Godzilla Rivals: Round One (2023)

My review of Godzilla Rivals: Round One is available to read at Bloody Good Screen.

Released by IDW Publishing, Godzilla Rivals is a series of one-shot comics focusing on the titular creature fighting a different foe. Each story has its own distinctive visual style, capturing the Kaiju carnage and human reactions as the stories span different time period and locations. The first volume, entitled Round One, collects the first four issues.

The first issue is set in 1971, during Hedorah and Godzilla’s battle in New York City. While the titular creature tries using its atomic breath to combat the foe’s burning remains, a young man called Todd is escorting a gravely injured woman to hospital, sharing that her status as the director of the Kaiju Defense Research Center means she should be prioritised. Writer Paul Allor delivers compelling human drama amidst a feeling of futility when these people can be destroyed by Kaiju carnage at any time, with such impact and scale effectively conveyed by E.J. Su’s artwork.

Mary Kenney begins the next story in Lake Ikeda, 1984, where a curious light is emitted under the water. Journalist Mima discovers the light source is a chained-up Mothra, who is reacting to the oncoming terror of Godzilla. Mima believes that Mothra can help quell things, although this goes against a Rear Admiral’s orders, who wishes to avoid another released monster potentially destroying humanity. While the arguing characters can grow wearisome, it’s worth the thrilling battle where each Kaiju must combat unique abilities their foe emits.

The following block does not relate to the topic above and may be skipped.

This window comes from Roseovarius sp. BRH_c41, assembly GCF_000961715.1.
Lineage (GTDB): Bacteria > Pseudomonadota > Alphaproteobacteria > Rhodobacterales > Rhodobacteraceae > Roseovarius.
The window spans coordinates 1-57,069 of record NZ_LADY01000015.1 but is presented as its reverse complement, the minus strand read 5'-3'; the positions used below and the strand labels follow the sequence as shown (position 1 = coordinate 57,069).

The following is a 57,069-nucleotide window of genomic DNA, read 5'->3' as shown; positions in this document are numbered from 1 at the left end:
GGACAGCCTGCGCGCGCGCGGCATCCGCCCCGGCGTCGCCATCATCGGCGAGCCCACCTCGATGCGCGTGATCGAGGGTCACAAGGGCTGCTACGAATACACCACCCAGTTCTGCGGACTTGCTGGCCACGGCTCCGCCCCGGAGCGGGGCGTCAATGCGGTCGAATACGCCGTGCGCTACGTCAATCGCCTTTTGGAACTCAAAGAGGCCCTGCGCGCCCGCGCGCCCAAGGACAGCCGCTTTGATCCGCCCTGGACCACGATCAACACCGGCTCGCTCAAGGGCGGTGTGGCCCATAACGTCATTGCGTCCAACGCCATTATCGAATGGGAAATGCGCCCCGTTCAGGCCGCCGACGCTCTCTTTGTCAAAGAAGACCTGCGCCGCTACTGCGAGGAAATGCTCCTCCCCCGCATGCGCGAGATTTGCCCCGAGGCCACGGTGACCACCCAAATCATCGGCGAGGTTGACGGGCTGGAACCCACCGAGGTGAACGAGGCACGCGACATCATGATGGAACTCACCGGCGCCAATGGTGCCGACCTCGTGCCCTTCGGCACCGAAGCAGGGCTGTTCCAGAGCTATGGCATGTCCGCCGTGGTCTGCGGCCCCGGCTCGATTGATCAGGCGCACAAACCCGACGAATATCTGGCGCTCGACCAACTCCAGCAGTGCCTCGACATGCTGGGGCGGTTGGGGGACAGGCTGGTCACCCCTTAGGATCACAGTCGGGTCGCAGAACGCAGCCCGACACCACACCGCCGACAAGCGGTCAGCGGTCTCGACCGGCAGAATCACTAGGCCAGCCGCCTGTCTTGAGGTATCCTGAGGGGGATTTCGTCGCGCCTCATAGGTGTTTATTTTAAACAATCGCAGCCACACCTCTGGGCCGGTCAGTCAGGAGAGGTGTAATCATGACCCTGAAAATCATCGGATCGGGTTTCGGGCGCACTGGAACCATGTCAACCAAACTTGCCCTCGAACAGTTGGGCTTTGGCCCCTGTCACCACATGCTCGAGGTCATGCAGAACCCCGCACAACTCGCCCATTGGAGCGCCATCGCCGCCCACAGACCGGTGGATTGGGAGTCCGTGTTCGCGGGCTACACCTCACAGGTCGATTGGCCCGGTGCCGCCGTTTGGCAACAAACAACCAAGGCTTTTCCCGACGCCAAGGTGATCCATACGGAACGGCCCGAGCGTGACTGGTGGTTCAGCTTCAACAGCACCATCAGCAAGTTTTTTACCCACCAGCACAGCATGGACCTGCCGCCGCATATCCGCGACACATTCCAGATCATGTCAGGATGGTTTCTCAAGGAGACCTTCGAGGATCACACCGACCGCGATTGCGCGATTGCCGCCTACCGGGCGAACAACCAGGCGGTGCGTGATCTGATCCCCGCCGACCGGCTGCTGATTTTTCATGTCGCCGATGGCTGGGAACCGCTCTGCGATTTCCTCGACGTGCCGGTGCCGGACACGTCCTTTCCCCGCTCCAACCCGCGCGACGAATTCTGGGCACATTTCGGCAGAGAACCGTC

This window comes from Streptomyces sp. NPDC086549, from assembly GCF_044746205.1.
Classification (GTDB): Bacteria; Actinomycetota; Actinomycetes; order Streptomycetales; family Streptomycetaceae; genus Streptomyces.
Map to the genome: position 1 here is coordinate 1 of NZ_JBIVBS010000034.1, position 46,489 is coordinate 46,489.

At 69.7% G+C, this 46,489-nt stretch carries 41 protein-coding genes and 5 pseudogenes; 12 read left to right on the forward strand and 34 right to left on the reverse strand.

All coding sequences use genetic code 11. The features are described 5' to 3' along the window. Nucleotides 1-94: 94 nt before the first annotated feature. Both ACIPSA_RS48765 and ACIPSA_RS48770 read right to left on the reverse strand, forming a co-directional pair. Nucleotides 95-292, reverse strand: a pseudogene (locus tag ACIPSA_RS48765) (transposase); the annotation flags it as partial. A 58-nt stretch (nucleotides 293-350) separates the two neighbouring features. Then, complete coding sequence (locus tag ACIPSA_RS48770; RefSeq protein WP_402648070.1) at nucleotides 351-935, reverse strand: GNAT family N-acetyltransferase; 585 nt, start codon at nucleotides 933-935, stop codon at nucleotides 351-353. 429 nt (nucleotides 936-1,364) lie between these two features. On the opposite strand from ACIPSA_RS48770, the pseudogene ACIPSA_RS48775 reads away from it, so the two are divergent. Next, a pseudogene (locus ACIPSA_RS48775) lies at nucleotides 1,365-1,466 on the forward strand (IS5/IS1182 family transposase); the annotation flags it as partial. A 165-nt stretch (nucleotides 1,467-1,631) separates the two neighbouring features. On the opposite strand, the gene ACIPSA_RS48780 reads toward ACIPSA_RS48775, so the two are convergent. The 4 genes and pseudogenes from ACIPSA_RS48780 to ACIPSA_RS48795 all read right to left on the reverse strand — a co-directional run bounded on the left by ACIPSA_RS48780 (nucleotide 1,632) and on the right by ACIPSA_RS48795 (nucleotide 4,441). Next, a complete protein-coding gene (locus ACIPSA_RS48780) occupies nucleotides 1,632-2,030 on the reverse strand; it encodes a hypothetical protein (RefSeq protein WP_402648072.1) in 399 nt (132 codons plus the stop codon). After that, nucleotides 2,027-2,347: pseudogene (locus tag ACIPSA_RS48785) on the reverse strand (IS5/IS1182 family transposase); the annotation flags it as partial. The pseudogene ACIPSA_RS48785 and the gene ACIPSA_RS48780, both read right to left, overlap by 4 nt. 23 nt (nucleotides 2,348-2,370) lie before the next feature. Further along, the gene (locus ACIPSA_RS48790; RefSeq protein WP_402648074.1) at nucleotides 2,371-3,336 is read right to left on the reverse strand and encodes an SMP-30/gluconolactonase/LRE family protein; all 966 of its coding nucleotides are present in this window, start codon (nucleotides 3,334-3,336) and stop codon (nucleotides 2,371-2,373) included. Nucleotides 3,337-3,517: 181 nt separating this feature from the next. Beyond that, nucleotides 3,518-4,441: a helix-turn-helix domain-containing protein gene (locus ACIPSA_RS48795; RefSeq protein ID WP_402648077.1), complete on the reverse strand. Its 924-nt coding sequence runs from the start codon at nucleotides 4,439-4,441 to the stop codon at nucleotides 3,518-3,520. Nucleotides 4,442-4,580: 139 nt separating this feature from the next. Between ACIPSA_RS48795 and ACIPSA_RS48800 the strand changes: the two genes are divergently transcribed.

Adam Gorham starts his story in a curious place, as flying saucers assault Tokyo in 1996. As a fighter jet squadron struggles combating the invaders, Godzilla steps in until the aliens entrap and abduct the Kaiju. As world leaders meet in the secret lair of international supervillain Dr. Ogilvy Hu, this leads to much exposition from Hu’s machine-man creation, Hoshi, about how the intergalactic beings are called Xiliens and pose a threat to humanity. While a plan is launched to use an Electro-Bomb to stop the Xiliens, Godzilla battles against King Ghidorah within an intergalactic fighting arena. This is a story worth it for the artwork, particularly when the striking visuals capture the Kaiju terror from their first appearance. The writing is on less stable ground, as a Xilien admission about the fighting distracting from a costly war feels undercooked, while the scenes of a Captain and their robotic assistant talking about human emotions feels too familiar.

The last story takes place in the future of 2027, as Rosie Knight sets it in Hackney-On-Sea. The quiet seaside town is polluted due to being every evil corporation’s dumping ground. As the tides and earthquakes worsen, Battra arrives to target the humans whose ravaging of Earth has left it in peril. Adding to the issue is ecofascist Sawyer Smith, who speaks environmental doom messages to fund himself, and Godzilla, who clashes with Battra. What occurs is a stronger use of real-world issues for a Kaiju fighting story, complete with the wonderful sight of Godzilla’s roar being stylised with a font that resembles something a heavy-metal band would use. All of these stories add up to a fun graphic novel that’s worth reading.